‘All these large one-man shows of my work could not have taken place without the essential help of the British Council - in consequence, and fortunately for me, my work is well known outside England.’ -
HENRY MOORE, LETTER TO MARGARET THATCHER, 1979
Henry Moore is one of the most influential sculptors of the XX century, and the British Council played a special role in establishing Moore’s reputation and international profile. We have collected artist’s works and organised his solo exhibitions all around the world for about 70 years so far.
In 1984 Henry Moore gave over 200 prints to the British Council as a fiftieth anniversary present, to augment our existing collection. A Mother and Child portfolio was donated in 1989. We now own the world’s third biggest collection of Henry Moore’s works which is outside a gallery or a museum.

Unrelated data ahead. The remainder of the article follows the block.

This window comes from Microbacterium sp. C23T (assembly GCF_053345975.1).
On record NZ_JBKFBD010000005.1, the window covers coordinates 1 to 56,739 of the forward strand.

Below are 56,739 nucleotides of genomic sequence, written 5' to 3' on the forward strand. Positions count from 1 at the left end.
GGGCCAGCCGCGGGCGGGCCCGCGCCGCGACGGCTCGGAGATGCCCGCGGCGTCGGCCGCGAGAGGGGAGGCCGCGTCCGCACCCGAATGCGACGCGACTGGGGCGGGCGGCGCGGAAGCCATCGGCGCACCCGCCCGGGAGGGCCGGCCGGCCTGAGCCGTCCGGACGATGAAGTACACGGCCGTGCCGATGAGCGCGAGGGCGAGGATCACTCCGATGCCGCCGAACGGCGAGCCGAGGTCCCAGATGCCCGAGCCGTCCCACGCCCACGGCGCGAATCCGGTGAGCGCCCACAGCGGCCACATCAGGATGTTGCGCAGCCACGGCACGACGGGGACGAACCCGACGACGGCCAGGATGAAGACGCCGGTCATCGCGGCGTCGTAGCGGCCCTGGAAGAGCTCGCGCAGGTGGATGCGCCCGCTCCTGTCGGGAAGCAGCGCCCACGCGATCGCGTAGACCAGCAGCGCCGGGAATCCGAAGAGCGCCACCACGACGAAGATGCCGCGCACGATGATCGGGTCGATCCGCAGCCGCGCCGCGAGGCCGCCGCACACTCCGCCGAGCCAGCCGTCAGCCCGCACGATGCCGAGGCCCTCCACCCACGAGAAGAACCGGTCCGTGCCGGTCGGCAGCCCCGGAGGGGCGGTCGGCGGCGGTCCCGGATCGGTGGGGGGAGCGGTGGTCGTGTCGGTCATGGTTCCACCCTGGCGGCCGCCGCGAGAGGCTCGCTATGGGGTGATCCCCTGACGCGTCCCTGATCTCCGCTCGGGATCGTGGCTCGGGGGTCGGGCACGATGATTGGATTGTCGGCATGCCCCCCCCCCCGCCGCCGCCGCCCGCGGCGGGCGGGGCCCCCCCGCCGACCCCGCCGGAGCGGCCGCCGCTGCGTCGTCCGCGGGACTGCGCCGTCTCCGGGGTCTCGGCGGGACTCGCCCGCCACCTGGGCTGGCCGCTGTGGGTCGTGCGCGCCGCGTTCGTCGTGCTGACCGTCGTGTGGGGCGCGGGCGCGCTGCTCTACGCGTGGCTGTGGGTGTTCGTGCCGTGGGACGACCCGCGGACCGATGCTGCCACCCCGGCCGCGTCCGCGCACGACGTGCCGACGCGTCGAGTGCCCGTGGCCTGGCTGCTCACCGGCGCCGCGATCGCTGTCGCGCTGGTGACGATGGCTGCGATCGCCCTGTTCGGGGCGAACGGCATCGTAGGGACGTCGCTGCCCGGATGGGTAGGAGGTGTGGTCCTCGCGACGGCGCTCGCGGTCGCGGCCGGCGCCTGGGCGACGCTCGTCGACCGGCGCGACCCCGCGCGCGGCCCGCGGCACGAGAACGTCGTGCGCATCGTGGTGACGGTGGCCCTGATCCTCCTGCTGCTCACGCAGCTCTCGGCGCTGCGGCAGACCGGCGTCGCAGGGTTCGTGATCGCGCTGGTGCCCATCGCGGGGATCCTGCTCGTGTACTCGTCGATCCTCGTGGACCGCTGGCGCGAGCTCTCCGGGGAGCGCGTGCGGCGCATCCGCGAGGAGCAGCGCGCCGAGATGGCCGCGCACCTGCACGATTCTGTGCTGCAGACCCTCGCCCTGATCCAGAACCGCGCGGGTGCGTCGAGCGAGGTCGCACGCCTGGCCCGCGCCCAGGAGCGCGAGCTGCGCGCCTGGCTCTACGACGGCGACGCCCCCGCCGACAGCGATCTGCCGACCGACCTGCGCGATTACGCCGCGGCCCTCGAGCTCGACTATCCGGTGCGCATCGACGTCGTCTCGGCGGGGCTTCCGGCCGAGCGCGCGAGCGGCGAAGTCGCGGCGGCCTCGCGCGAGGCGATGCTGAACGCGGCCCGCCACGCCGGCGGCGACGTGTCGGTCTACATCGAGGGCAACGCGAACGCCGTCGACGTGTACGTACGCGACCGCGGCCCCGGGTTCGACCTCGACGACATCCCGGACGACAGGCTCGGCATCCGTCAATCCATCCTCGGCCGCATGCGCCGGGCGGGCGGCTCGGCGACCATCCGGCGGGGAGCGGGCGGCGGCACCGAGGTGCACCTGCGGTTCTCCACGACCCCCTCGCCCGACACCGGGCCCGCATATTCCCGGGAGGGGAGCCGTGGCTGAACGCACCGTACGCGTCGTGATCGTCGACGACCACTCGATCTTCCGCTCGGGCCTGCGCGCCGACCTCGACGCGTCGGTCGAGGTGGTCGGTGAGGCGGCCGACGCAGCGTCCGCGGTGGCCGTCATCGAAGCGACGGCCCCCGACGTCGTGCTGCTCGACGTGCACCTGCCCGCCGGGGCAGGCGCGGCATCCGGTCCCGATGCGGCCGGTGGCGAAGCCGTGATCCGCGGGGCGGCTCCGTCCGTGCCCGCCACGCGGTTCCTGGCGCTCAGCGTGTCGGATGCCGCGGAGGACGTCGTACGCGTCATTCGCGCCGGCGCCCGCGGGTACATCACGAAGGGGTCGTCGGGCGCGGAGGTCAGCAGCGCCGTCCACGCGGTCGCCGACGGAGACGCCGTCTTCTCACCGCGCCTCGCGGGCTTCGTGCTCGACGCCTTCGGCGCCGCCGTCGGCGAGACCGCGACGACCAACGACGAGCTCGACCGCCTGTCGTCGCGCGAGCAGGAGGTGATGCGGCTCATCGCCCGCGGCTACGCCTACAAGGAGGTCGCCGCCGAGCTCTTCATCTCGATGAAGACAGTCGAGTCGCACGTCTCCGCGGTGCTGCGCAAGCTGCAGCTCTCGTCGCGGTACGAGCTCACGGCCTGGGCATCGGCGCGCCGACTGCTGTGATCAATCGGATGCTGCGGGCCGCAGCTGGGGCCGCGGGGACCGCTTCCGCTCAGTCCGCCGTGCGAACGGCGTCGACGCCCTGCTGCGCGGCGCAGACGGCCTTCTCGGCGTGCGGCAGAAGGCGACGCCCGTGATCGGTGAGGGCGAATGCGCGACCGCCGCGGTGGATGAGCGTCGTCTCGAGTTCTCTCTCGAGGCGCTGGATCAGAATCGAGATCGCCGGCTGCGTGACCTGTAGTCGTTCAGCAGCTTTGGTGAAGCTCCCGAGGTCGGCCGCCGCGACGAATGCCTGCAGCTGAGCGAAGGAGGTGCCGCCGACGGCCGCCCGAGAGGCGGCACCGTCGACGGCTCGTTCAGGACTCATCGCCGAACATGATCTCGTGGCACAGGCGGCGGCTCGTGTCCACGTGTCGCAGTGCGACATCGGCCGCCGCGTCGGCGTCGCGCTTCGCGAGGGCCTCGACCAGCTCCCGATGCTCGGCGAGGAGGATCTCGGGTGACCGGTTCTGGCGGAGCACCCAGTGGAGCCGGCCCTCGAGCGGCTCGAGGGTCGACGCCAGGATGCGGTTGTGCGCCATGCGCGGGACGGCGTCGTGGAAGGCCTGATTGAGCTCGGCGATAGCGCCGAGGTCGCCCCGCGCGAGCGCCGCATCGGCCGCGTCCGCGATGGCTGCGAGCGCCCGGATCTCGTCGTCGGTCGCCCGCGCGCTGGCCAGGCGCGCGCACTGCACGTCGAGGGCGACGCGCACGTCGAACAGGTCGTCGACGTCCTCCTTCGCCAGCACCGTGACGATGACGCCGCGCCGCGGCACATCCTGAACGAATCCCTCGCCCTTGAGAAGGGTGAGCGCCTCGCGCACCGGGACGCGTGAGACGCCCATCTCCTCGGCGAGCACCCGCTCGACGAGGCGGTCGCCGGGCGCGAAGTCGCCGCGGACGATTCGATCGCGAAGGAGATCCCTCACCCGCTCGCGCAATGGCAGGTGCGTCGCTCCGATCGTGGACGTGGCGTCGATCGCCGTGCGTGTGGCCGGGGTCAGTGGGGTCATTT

‘Interviewed by the BBC’s Barry Penrose in 1976, Moore remarked ‘the British Council did more for me as an artist that any dealer’; an intense programme of exhibitions in all parts of the world - from New Zealand to Jamaica, Iceland to Iran - indicates that no artist was more powerfully promoted by the British Council.
The special role played by our Fine Arts Department in establishing Moore’s international reputation was well acknowledged by the artist. In 1979, when the very existence of the Council was threatened by a series of draconian financial cuts, he was strident in its defence.
It is now seventy years since the British Council first sent Moore’s work overseas.' – by Katrina Schwarz, curator (extract from the exhibition’s catalogue).